Home > John's Blogs, Parenting > Encouraging Children with Small Steps

Encouraging Children with Small Steps

I’ve been reading Yes! 50 Scientifically Proven Ways to Be Persuasive.  One of their suggestions is that encouraging people with small steps can be helpful in influencing them to take bigger steps (and they cite a study to support that claim).  The idea is to make a small request first, and a larger request later.  The smaller request prepares people for the larger one and increases the positive response rate for the larger request.

Then they apply that principle to children.  Read what they say, see my experience with it, and see what you think:

Such an approach can also be applied to two of the most resistant influence targets that you’re ever likely to come across – your children and yourself.  Resistant children who easily find excuses not to do their homework or tidy their room are more likely to be persuaded if they’re first asked to take a small step in that direction.  This could take the form of asking them to spend a short period of time with you working on their homework or requesting that they put a cherished toy back in its box when they’ve finished playing with it.  As long as they feel they’ve said yes to the first small request voluntarily – rather than through coercion – the psychological momentum should propel them toward scholastic awards and cleaner living quarters in which to place those awards.

Umm…  Didn’t work for me.  I have a large apple tree in my back yard.  It sounds great – but only if you don’t own a large apple tree in YOUR back yard.  I estimated one year that I have to clean up a few thousand little apples every year.

So, what’s a good homeowner to do?  Bribe his child, of course.  So I offered my son 50 cents to sweep them off the deck.  (We’re also starting to teach him the value of work and money, so this is about more than just my laziness.  But it’s a little bit about my laziness.)  It’s an easy job, and he’s done it when asked.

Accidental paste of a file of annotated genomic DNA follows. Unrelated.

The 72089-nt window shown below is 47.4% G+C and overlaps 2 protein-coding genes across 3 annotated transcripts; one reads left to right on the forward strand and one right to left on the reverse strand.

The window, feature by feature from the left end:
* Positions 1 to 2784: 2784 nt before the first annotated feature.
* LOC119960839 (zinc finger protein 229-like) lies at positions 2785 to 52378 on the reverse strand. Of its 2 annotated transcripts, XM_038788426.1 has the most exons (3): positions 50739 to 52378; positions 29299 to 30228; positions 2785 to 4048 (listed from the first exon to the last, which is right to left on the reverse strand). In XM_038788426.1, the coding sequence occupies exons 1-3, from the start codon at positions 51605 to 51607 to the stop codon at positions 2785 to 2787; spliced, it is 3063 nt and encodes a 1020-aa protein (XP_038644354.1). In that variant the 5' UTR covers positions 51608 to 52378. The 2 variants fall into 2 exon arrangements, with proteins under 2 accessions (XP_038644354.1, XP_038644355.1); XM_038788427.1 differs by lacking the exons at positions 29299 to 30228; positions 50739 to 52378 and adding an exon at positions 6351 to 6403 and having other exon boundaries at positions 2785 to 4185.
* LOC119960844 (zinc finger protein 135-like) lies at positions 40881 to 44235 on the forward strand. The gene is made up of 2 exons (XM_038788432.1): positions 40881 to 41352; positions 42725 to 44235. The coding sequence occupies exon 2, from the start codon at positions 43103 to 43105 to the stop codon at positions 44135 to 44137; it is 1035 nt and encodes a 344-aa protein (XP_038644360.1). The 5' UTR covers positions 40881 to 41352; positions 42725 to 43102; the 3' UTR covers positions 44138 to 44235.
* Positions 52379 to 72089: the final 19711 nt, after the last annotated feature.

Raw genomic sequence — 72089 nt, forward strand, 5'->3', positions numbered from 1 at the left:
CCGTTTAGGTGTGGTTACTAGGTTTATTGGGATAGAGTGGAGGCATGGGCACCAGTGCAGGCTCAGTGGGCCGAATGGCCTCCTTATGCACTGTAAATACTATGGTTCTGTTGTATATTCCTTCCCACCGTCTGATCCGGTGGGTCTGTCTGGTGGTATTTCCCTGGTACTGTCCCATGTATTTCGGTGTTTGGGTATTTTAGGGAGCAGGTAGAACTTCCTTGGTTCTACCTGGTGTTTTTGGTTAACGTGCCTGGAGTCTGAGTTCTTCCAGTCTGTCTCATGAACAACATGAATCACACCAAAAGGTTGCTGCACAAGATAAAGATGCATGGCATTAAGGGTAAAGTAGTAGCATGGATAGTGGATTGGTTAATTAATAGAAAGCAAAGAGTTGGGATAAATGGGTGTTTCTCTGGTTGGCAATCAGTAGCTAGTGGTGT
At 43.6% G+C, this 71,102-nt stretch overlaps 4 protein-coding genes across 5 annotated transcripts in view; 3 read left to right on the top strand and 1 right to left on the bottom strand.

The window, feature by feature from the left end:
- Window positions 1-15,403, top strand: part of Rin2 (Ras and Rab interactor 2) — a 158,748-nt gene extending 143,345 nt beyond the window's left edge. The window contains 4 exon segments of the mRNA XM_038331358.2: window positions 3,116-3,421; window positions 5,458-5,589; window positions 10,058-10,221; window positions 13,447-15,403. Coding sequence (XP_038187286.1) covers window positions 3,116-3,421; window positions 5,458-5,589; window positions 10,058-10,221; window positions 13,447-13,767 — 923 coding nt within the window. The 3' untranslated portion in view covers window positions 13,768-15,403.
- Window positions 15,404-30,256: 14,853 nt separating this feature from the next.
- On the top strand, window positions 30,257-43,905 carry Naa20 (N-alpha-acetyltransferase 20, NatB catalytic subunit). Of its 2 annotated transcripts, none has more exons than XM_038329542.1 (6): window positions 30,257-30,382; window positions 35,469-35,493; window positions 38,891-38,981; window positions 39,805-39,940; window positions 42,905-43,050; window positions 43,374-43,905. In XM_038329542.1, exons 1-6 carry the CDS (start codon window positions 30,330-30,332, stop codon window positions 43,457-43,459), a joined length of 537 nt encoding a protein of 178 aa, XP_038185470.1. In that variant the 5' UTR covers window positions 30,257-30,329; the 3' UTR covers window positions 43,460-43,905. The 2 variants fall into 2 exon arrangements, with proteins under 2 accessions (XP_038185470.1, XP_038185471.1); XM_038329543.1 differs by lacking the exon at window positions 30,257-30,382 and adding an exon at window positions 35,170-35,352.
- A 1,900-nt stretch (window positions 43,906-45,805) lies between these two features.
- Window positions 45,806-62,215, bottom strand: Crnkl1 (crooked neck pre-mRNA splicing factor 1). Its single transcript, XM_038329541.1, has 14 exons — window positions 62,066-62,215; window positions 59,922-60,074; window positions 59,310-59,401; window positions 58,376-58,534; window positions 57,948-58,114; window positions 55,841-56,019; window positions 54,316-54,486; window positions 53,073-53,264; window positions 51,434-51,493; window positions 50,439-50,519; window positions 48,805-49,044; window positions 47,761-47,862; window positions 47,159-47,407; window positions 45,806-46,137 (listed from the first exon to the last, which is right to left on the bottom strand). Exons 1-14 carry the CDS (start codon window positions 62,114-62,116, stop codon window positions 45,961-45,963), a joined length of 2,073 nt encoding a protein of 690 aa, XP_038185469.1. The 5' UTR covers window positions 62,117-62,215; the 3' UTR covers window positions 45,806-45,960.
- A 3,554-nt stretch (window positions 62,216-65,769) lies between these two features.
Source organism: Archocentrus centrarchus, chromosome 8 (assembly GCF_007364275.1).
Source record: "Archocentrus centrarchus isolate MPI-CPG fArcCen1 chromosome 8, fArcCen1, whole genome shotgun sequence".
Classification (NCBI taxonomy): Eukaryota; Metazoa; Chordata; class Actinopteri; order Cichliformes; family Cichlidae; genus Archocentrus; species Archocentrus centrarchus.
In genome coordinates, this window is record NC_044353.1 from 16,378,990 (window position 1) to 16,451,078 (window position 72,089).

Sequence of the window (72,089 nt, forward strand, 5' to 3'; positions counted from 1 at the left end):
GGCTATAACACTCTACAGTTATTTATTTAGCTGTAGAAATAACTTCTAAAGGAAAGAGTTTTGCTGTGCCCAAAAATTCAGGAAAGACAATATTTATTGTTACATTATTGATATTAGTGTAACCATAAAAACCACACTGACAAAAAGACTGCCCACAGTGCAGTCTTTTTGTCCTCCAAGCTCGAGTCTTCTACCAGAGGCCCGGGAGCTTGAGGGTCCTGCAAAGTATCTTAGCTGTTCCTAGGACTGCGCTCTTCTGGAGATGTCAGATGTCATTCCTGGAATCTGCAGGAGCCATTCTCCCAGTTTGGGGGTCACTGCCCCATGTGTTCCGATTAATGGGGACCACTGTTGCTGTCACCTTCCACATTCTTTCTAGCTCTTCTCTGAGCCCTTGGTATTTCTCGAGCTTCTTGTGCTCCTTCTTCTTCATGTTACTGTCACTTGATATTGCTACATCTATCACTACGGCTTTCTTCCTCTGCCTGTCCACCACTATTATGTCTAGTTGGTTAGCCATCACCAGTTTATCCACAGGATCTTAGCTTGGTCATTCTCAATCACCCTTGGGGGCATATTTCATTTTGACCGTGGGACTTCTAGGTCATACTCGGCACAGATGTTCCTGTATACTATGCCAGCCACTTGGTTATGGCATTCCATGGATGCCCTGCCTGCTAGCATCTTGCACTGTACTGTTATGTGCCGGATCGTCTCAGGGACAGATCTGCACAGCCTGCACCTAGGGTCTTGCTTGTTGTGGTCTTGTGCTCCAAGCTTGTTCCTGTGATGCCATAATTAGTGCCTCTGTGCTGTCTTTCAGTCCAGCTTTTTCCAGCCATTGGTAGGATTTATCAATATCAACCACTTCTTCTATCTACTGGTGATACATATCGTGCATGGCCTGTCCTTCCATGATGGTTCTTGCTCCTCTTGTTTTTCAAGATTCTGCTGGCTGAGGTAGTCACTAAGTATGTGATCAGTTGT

Then I asked him, for 2 dollars, to pick them up off the lawn.  It’s a much harder job.  He got it half-done just once, and has declined ever since.  He’s not declining because of the money because he has very little idea of the difference between 50 cents and 2 dollars.  The fact is, the job is just more than he wants to do.

Is he on to me?  Or does this technique not work on kids?  Have you ever tried it?  Did your parents try it on you?  Do you think it should work, or not?  Is it just wishful thinking on my part?

Categories: John's Blogs, Parenting
  1. Amy O'Keefe
    September 17, 2009 at 10:43 am

    hmm…..I’ll be trying it today! I’ll let you know how it goes. As for the apple tree? This is our first glorious season with our THREE apple trees cut down – makes for a much cleaner deck!

  2. John Lemke
    September 17, 2009 at 10:52 am

    I’d cut the tree down, but it blocks our backyard neighbors and we’re very private. So I’m quite torn!

    On the other hand, quite seriously, it has been a good way to start training on the value of work and money. He has other jobs, but this is the first time he’s been paid. It’s been interesting to watch! And the job is hard without being difficult – for a six year old, I wanted to find the right mix.

  3. September 17, 2009 at 11:37 am

    Your approach is better (for a kid’s POV at least) than my dad’s was when I was a kid. We had a large apple tree in our yard too and it was the job of my siblings and I to pick up all the apples and dump them in the field behind our house. We didn’t get paid one cent, but it was worth it to not incur the wrath of our father. Apparently fear trumps scientific persuasion.

  4. Kathy Smith
    September 17, 2009 at 12:08 pm

    I would give him just a section of the lawn to start with. Say, “If you clean up just this area, then you will get $1.” Once he does it, pay him the dollar and take him to the dollar store to spend it for an immediate reward. Then see if at that point he’s willing to work more for more money. Looking at the entire area is just too overwhelming and he won’t know where to start. I do the same thing with my kids for their bedrooms when they get out of control, for example, I have them just pick up one type of item (Legos, dinosaurs, cars, whatever) at a time. Then I have them do it again with the next item. So yeah I agree with the article that breaking it up into smaller bites leads to accomplishing a larger goal, at least with kids!

  5. John Lemke
    September 17, 2009 at 3:47 pm

    Steve, I think I have a few memories of taking out the garbage for that very same reason!

    Kathy – the whole point of sweeping the deck free of apples was to introduce him to a manageable task. Perhaps you’re right – I might have started him on the wrong thing. BTW, I taught him to ride a bike by breaking it up into manageable daily tasks, and we were able to do it without frustration or falling. So I guess I won’t say it never works!

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